By Michelleanne Bradley
The second of the Buddha’s Five Remembrances:
I am of the nature to have ill health.
There is no way to escape ill health.
My habit nature, my shadow side, is to retreat into myself.
I have been struggling with depression and anxiety for the majority of my life. For me, depression has looked a lot like being caught in a freeze position. We talk about the fight or flight nature, but less about the freeze.
I have gotten much better about identifying in myself the beginning of the slide into depression. I have taken a variety of antidepressants over the years. At one point I went off the medication altogether, then started back on only during the winter months. I had mentioned in passing to a group of friends that it was about time to cycle off for a while; instantly there was an intervention. Five of my girlfriends very organically told me that they notice when I do not take the medication, and that for some of them, it had taken a very long time to accept that they would need to take these pills every day to balance out their chemistry, but that their lives were much better for the decision to continue. They encouraged me to do the same.
I had also experimented with drugs and alcohol for a few decades (hint: that does not really work either). I have now been clean and sober for seven years, three months and four days. The alcohol and drugs provided a shield for me to keep my anxiety at bay, especially in social situations or in crowds where I am consistently really uncomfortable.
I find that my journey with depression and anxiety is easier to discuss when I become more intimate with it. Enveloping in Buddhist practice has saved my life.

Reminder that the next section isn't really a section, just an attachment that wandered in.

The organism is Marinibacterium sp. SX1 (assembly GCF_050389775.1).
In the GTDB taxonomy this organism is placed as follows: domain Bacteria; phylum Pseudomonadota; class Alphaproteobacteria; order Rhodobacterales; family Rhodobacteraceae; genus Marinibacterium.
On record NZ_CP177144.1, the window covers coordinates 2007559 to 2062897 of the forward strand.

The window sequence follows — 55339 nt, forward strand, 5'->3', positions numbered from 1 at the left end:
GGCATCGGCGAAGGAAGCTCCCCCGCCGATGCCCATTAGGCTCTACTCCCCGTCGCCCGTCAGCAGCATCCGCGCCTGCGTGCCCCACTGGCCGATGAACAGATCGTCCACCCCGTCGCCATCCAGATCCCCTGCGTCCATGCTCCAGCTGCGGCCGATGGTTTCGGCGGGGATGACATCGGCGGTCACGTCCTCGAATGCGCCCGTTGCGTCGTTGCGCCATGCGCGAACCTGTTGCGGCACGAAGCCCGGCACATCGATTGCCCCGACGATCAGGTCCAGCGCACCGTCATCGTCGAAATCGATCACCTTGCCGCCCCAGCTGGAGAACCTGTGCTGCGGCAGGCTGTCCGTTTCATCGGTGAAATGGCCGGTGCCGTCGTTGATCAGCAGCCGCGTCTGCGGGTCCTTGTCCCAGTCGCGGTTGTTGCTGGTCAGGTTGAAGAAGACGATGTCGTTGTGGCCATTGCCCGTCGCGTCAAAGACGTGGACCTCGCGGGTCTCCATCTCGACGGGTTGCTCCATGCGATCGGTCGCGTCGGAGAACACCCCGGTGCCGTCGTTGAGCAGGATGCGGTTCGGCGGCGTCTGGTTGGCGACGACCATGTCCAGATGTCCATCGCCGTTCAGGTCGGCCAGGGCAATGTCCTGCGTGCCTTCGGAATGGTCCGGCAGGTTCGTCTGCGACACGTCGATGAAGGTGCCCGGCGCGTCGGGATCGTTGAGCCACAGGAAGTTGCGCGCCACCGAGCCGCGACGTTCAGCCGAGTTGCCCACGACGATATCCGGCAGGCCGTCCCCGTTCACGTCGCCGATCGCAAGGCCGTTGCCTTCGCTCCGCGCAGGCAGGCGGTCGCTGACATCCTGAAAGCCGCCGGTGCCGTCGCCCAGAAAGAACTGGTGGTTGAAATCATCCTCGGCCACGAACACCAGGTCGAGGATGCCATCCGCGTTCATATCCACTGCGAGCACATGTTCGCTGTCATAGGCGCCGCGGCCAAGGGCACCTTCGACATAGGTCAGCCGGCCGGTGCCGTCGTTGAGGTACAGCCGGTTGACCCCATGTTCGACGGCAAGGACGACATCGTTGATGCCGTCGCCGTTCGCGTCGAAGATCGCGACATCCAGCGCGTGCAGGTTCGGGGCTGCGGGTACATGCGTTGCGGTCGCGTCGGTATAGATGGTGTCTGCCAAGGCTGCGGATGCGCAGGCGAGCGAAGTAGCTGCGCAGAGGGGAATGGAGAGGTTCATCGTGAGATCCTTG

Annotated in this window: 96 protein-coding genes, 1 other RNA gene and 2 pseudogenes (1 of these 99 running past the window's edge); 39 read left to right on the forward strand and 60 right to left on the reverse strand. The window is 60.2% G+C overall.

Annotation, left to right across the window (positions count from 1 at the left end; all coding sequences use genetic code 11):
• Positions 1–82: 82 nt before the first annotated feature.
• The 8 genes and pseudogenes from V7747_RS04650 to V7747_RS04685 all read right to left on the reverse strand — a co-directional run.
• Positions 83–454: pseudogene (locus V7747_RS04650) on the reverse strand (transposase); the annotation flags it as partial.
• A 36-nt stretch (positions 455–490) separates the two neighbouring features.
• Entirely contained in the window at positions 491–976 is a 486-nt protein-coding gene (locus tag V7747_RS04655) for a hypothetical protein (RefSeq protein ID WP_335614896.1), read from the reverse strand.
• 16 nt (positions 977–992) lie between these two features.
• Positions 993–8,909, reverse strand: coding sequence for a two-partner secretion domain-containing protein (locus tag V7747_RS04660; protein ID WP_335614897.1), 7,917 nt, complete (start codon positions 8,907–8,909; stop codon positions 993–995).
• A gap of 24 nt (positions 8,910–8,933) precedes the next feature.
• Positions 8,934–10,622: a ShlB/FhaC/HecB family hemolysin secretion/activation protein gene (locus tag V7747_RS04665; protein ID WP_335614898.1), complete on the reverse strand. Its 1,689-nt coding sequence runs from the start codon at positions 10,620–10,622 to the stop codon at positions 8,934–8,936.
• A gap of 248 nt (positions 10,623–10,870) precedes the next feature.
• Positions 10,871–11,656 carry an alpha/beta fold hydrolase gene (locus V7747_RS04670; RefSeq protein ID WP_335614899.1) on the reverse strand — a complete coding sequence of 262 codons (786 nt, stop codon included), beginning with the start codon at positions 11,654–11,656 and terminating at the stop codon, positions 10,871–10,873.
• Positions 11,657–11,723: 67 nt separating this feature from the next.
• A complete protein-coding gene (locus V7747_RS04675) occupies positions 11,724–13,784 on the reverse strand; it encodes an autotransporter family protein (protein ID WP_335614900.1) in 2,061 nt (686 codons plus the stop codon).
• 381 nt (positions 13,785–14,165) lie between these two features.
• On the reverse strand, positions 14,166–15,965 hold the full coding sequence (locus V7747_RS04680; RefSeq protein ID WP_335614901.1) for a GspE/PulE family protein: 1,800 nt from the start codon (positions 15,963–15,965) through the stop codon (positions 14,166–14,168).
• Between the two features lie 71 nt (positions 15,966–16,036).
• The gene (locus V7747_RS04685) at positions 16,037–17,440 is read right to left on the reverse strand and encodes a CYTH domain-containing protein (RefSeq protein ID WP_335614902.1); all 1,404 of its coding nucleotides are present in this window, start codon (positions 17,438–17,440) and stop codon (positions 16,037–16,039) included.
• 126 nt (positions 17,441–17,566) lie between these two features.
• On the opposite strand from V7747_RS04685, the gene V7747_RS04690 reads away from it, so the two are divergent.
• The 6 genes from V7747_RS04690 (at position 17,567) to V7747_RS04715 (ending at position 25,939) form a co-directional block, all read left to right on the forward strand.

When I first started going to my home monastery, I would not speak with anyone. I would go up and sit in meditation (a practice that I equated with sitting on a fire ant hill) and stay for the dharma talks, and then leave. I craved the supportive silence of the sangha. This continued for about five years. I would be there frequently, and I always noticed when I had been away for too long.
I would read Buddhist teachers voraciously between visits. I was drawn to Pema Chodron, Dipa Ma, Sister Dang Nhiem and Sharon Salzberg. These writers all fed my practice. Thich Nhat Hanh, Dalai Lama, Jack Kornfield and Robert Thurman books were dog eared in piles next to my bed. The combination of meditation and medication (and therapy, so many hours, and hours, and hours of therapy) have really changed the perspective that I once had.
I learned new tools and built a support system within my very bones that enabled me to address my seemingly never ending fight with this feeling of being just on the other side of a precipice where I would easily get lost.
Mental health issues are becoming less stigmatized in our society as a whole, but growing up in the era where this was not discussed, and feeling incredibly isolated when the waves of despair would hit, made it harder to create what I thought were real connections. I was tentative about confiding in the people around me. I tried talking with family members at various points, and at first, I was told that it was just me. Later it came out that it was not just me (really not surprised by this at all) but that a lot of people in the family had been struggling. We lacked the words, the communication, the connection on that intimate level to discuss what was going on with us.
I learned to speak out more; even when my voice shook.
Even today, I still face situations that really knock me off balance. There is no perfect happy ending. There is no ideal solution—no magic pill. It is a lot more of digging in and sorting through the webs of experiences, and creating a better way of taking that self-care time. It also means reaching out to friends when I am in need, even (and especially) when I feel that desperate falling sensation.
Sometimes, practice looks like this: getting up again, taking that first step of the day, that first sit, that deep breath and recognizing the beauty in the darkness.
Editor: Dana Gornall
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